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French workers end strike at Total units

Doris Leblond
OGJ Correspondent

PARIS, Feb. 25 -- Union workers called off a week-long strike at 6 of Total SA refineries and 7 of its 31 storage depots in France after company officials promised not to shut down or sell any more refineries for 5 years.

Total was hit by strikes supporting workers’ Feb. 16 takeover of the company’s idle 137,000-b/d Dunkirk refinery (OGJ Online, Feb. 23, 2010). Total officials said refining will not resume at that facility, but its employees will be guaranteed jobs within the group.

The end of the dispute came as workers at the two Esso SAF refineries at Gravenchon-Port Jerome and Fos-sur-Mer were preparing for a 24-hr strike. Workers at the Ineos refinery at Lavera were discussing whether to strike in support of the Total workers.

There will be a roundtable discussion of the Dunkirk refinery’s future among company, union, and perhaps government officials before the end of March. Olivier Jakob at Petromatrix, Zug, Switzerland, earlier said the French government was “accentuating the pressure for a way out” of the strike before it impacted French fuel supplies. He said there was “a high risk of a sharp correction” in gasoline markets when the strike ended.

The strike came at the start of the February school break in France and 3 weeks before regional elections important for the government party in power. Motorists were starting to panic with queues forming at service stations.

Meanwhile, Total confirmed its objective to maintain a “modern and competitive” refining operation in France. But some analysts question whether it can keep the no sale-no shutdown promises wrung from the firm by government and union officials.

There is deep concern among French refinery workers that Dunkirk may well be the harbinger of other shutdowns in France on the back of the announced “structural fall” in product consumption.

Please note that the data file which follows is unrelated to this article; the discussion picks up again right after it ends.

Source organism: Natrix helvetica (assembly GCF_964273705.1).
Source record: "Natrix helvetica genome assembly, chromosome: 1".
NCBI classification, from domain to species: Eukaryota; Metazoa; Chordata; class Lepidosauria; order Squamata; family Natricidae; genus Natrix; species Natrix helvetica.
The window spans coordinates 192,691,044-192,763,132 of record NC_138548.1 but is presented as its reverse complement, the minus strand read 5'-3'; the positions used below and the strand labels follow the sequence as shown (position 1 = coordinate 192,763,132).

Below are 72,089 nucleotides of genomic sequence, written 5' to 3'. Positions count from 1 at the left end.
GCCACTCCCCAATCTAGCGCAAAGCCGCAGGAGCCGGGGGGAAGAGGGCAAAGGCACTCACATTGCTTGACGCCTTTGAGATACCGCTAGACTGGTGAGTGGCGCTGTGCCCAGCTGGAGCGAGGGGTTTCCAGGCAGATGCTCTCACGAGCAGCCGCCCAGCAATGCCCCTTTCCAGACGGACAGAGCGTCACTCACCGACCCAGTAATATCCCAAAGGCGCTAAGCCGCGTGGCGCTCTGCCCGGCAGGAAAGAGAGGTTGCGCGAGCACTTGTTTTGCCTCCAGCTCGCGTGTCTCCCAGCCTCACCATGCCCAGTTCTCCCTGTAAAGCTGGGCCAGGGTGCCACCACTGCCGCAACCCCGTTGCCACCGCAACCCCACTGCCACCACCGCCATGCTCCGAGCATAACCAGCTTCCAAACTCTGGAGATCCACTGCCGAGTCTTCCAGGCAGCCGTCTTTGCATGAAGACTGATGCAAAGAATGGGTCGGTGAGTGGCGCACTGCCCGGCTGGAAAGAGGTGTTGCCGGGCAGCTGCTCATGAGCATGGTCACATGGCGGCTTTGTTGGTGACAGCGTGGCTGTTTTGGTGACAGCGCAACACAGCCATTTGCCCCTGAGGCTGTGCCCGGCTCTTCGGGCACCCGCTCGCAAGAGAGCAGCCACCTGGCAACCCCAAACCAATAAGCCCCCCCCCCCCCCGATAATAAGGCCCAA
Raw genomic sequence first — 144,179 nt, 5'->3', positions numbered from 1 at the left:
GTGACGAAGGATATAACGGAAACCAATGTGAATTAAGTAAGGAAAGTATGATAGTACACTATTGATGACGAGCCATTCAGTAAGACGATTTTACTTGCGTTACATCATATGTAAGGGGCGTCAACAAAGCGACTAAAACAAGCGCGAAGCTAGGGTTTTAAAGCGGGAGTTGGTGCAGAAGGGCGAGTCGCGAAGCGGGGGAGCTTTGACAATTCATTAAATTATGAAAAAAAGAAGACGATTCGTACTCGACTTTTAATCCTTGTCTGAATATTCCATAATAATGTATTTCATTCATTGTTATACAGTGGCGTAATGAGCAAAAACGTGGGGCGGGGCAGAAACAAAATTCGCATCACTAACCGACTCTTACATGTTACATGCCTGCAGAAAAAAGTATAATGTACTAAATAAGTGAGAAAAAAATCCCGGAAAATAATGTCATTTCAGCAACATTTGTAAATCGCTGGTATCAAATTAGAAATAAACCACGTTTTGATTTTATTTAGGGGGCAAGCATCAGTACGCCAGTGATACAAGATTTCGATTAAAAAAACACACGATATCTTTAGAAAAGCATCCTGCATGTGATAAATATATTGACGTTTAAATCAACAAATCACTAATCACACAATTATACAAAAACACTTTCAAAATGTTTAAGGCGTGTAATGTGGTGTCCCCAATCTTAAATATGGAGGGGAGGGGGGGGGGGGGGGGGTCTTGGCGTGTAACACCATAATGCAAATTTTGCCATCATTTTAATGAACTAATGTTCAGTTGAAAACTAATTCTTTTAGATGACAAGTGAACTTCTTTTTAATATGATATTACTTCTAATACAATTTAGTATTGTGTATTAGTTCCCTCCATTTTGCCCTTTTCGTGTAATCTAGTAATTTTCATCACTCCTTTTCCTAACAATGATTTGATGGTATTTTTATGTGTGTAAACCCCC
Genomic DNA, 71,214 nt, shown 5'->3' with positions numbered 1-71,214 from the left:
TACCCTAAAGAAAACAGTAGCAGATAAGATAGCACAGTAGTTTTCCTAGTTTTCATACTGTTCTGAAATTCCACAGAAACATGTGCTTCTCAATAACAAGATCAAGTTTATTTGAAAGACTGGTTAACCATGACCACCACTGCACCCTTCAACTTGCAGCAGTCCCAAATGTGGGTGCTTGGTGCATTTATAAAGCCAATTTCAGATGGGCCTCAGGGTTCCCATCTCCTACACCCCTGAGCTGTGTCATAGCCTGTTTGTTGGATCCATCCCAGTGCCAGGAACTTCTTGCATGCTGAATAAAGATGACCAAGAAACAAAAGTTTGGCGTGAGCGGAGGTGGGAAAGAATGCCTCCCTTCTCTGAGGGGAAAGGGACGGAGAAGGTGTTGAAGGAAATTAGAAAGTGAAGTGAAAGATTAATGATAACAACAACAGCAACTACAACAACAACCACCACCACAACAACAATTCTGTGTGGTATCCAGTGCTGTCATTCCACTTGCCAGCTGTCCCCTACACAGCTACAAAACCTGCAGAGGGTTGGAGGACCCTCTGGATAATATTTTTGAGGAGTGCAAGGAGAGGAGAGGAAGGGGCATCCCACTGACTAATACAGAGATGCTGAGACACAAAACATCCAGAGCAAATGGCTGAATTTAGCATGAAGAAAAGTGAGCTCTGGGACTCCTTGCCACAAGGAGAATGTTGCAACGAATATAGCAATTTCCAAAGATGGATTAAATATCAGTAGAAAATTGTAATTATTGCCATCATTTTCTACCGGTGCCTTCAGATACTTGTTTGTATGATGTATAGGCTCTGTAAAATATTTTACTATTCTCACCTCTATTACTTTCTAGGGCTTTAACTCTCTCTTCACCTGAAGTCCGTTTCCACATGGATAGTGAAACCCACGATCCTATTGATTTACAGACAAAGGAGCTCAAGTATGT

Industry Minister Christian Estrosi is to chair a roundtable on France's energy future in second quarter, one of the main demands of the trade unions.

Jean-Paul Vettier, former refining and marketing vice-president of Total, told OGJ France’s refining industry is losing €150 million/month since March 2009. He said France is caught in a dilemma between an all-out environmental policy and the need to temper its impact on the refining industry. Vetter is now president of the Swiss-based refining company Petroplus.

Jakob said, “It is very well and trendy wanting to run cars on sugar, corn, and soybeans, but politicians should also have the guts to explain that there is a social cost for wanting to reduce dependency on oil, and that is that some refineries in the Atlantic Basin need to close and that some workers in the refinery industry will necessarily lose their jobs.”

Refineries in the Atlantic Basin “are not only suffering from the increased market share of biofuels but as well from the increasing imports of refined products originating from the new refineries in Asia. The Atlantic Basin is trying to shy away from Iranian oil but in the end that crude oil is being refined at a discount in Asia, and the products sent to Atlantic Basin where they are forcing refineries into permanent shutdowns on both sides of the Atlantic,” Jakob said.

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